Chuck Giampa has been hired by Showtime to fill the Harold Lederman role of unofficial ringside judge. In his debut last night, Giampa was asked to explain, in his own words, what his job was:
Boxing is without peer among sports when it comes to generating strange controversy and drama. Case in point, this video:
Troubled former undisputed middleweight champion--it seems amazing that it was only last year that he lost his title to Sergio Martinez in a great, underrated fight--was arrested on charges of drunk driving in his hometown of Youngstown, Ohio, last night.
According to an article on WFMJ.com, Pavlik drove a "green ATV" into a lamppost and a telephone pole before making his way home. Pavlik was belligerent when confronted at his house by the police, was arrested, and made bail at 2:00 a.m.
In his mugshot below, Kelly looks inebriated, out of shape, and about twenty years older than he actually is (only 29).
Here's the ballot I submitted for the end-of-year Bad Left Hook awards:
1. Lamont Peterson
2. Brandon Rios
3. Andre Ward
Trainer of the Year:
1. Barry Hunter
2. Virgil Hunter
3. Ann Wolfe
Upset of the Year: Nobuhiro Ishida TKO 1 James Kirkland
The Foreman-Lyle Slugfest of the Year: Alfredo Angulo vs. James Kirkland
The Eubank-Benn British Battle of the Year: John Murray vs. Kevin Mitchell
KO of the Year: Gary Russell Jr. vs. Heriberto Ruiz - See above video
Miguel Cotto: Miguel proved he is one of the very best fighters of his generation, exceeded in legacy only by Manny and Floyd: he's only lost legitimately to Manny, and he's beaten good versions of Shane, Zab, Clottey, Quintana, Paulie, etc., and now Margarito. The win against his nemesis seemed to lift a heavy burden off Cotto's family and team, and I wouldn't be surprised if he takes a break to restoke all the competitive energies he had committed to this one fight. When he returns, it is likely to be against someone from Top Rank like Julio Cesar Chavez Jr. or perhaps Manny again, but it may be a cold day in hell before we see him versus Sergio Martinez or any of the other legit contenders at junior middleweight. His new trainer, Pedro Diaz, strikes me as being exceptionally sharp and I wouldn't put it past Cotto to beat guys like Kirkland and Angulo. But in my mind, he's done enough even if he fights cans from now on to have clearly established himself as a great Puerto Rican legend on par with the more hyped Felix Trinidad. Grade: A
Antonio Margarito: This is pure speculation, but I'm convinced Capetillo started loading Margarito's gloves after the close win against Clottey and the loss to Paul Williams, when Margo hit Paul for twelve rounds and couldn't dent him. Subsequently, he blasted out Golden Johnson early, then flattened Kermit again and made Cotto quit, a record of dominance against world-class competition that no one really expected after the Williams loss. To me, the fight on Saturday pretty much looked like the first one, except everything was progressing at a much slower rate without the plaster--Margarito would've had to take thirty rounds to KO Miguel at the rate he was going, so for his team to suggest the stoppage was premature is irrelevant. Margarito remains a big, viable name for people like Angulo and Kirkland, although I fear the Golden Boy-Top Rank squabbles may prevent those matchups from happening. Grade: B-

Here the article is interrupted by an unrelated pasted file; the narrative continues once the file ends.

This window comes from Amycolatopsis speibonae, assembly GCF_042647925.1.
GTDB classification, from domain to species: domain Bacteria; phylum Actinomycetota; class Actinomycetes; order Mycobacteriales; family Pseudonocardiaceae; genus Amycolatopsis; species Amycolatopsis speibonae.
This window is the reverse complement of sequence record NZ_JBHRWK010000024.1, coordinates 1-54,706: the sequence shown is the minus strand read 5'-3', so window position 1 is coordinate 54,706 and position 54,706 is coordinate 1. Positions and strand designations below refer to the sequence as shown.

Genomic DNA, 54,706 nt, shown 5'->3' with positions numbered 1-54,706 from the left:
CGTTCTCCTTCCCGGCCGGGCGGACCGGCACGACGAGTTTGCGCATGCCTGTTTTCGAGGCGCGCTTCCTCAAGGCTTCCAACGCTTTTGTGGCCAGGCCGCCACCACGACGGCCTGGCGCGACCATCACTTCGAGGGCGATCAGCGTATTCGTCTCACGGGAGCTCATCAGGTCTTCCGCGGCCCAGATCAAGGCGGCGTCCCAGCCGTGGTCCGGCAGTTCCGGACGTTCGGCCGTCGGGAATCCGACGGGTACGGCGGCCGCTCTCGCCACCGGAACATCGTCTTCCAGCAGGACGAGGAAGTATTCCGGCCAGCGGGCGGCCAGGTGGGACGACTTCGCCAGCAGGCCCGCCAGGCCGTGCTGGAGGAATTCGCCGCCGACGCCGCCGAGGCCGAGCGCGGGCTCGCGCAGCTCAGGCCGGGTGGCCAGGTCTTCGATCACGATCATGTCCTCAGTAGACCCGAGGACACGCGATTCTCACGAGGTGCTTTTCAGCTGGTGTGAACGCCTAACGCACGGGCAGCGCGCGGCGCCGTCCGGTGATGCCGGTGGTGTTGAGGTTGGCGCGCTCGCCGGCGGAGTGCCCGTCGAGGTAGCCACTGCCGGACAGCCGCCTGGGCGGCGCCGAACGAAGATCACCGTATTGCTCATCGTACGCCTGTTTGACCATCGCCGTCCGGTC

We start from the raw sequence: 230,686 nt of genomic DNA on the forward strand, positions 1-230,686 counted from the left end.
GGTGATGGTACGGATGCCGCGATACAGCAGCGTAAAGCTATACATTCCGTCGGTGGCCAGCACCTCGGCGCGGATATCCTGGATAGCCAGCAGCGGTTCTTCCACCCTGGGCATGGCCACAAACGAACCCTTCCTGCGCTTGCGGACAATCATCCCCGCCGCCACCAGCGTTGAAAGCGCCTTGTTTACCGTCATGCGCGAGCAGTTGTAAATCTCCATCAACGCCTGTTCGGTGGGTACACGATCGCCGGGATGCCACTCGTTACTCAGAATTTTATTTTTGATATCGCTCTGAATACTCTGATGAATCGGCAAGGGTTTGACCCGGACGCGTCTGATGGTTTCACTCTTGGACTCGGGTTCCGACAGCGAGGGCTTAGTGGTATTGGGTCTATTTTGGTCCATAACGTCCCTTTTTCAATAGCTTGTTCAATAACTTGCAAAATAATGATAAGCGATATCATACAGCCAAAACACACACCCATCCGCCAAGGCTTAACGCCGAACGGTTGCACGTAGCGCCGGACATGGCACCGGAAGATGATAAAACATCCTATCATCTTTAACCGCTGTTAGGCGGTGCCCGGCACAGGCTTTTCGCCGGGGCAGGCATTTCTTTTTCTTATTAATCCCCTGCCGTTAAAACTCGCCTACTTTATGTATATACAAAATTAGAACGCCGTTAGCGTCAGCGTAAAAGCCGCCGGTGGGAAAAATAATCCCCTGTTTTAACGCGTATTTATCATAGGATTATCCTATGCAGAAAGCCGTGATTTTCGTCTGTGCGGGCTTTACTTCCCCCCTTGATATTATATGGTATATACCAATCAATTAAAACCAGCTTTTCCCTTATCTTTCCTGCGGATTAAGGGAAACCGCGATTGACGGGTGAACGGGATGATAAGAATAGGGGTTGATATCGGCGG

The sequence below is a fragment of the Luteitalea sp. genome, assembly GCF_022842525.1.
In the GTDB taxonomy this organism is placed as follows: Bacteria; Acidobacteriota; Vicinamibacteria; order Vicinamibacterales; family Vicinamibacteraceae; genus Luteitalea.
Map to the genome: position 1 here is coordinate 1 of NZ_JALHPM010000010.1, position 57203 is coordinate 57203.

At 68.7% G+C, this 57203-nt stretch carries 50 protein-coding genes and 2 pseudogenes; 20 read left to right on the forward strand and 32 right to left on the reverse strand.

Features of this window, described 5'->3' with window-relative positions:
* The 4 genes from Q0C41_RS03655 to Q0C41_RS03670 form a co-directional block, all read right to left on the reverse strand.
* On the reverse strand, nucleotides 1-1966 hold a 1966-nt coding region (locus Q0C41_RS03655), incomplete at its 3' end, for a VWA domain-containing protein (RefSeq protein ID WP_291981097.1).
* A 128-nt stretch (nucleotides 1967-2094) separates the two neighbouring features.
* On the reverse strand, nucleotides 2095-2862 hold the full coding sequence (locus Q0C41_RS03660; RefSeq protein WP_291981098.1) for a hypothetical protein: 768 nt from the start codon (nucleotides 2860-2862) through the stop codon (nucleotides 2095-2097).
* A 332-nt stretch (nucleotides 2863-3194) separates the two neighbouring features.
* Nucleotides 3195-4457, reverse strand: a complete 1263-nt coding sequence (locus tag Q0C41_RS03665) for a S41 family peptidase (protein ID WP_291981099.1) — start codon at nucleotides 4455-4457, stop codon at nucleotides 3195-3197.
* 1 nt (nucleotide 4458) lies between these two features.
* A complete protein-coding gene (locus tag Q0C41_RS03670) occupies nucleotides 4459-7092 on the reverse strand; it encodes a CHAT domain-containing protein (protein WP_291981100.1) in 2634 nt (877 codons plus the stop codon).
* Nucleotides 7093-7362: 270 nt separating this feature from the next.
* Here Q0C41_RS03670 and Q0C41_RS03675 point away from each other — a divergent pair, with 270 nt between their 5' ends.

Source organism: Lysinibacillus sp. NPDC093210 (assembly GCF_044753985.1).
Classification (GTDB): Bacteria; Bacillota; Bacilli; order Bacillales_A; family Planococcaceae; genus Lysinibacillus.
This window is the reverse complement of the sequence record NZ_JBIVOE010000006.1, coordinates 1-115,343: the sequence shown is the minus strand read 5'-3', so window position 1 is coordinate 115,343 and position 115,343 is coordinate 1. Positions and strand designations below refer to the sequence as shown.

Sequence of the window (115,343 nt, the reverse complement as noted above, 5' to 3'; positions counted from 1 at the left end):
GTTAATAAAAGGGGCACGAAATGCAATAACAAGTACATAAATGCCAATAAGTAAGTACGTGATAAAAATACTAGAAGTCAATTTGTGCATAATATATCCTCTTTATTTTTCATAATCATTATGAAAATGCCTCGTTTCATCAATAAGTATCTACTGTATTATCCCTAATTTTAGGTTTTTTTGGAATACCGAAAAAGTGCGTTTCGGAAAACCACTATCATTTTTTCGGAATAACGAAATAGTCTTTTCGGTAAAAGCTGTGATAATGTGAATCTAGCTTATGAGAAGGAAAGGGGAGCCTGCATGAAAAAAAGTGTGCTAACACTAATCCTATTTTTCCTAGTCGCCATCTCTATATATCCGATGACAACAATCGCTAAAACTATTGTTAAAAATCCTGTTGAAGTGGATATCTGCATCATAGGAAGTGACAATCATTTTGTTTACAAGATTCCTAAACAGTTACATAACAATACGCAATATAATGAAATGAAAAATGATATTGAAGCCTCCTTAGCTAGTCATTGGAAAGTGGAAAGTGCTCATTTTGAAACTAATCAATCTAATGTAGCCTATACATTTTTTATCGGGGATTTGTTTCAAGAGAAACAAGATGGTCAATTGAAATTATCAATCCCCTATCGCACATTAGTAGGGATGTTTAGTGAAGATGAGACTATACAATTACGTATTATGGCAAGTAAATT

Brandon Rios: Rios looked like a concentration camp victim on the scales on Friday--ashen faced, sunken cheeked, and hollowed out rib cavity--and even after thirty hours of rehydration, he still had an unhealthy sheen about him entering the ring. Murray took it to him early to try to seize his supposed advantage, but Rios proved that even at what looked to be about 50% power, he had way too much for the Englishman, eventually brutalizing him the way he'd destroyed Anthony Peterson, Miguel Acosta, and Urbano Antillon, with vicious body shots and short, hurtful uppercuts in close. Arum said afterward that he would be trying to set up a fight at 140 with Rios against Mike Alvarado, and that would be another hellacious war. Grade: A-
John Murray: Murray joins the long, storied lineage of proud English fighters who came to America and got their ass handed to them. Like many of his predecessors, Murray was game as all get out, willing to stand and trade with one of the most punishing inside fighters in the business. Unfortunately, we all knew what the outcome was going to be long before Earl Brown stepped in between the two in the eleventh, with Murray taking a savage beating against the ropes. He's now suffered two brutal ass-kickings in a row, and will return to domestic level in the UK with nothing to be ashamed of. Grade: B+
Delvin Rodriguez: After another strong outing on Saturday, comprehensively outclassing Wolak by keeping him at distance and working him over with accurate, sharp blows, I think it's about time Delvin got with a major promoter that can get him into the kinds of fights he deserves (and the political clout backing him so he stops getting jobbed with the decisions). I can't see him really competing with the big dogs at 147, but he seems like a fun guy you can throw on an undercard of a PPV against some up-and-comer, knowing you are going to be guaranteed tremendous effort and heart while his lack of true power and boxing skill won't seriously jeopardize someone more talented. In other words, he would be a useful guy to have in your stable. Grade: A-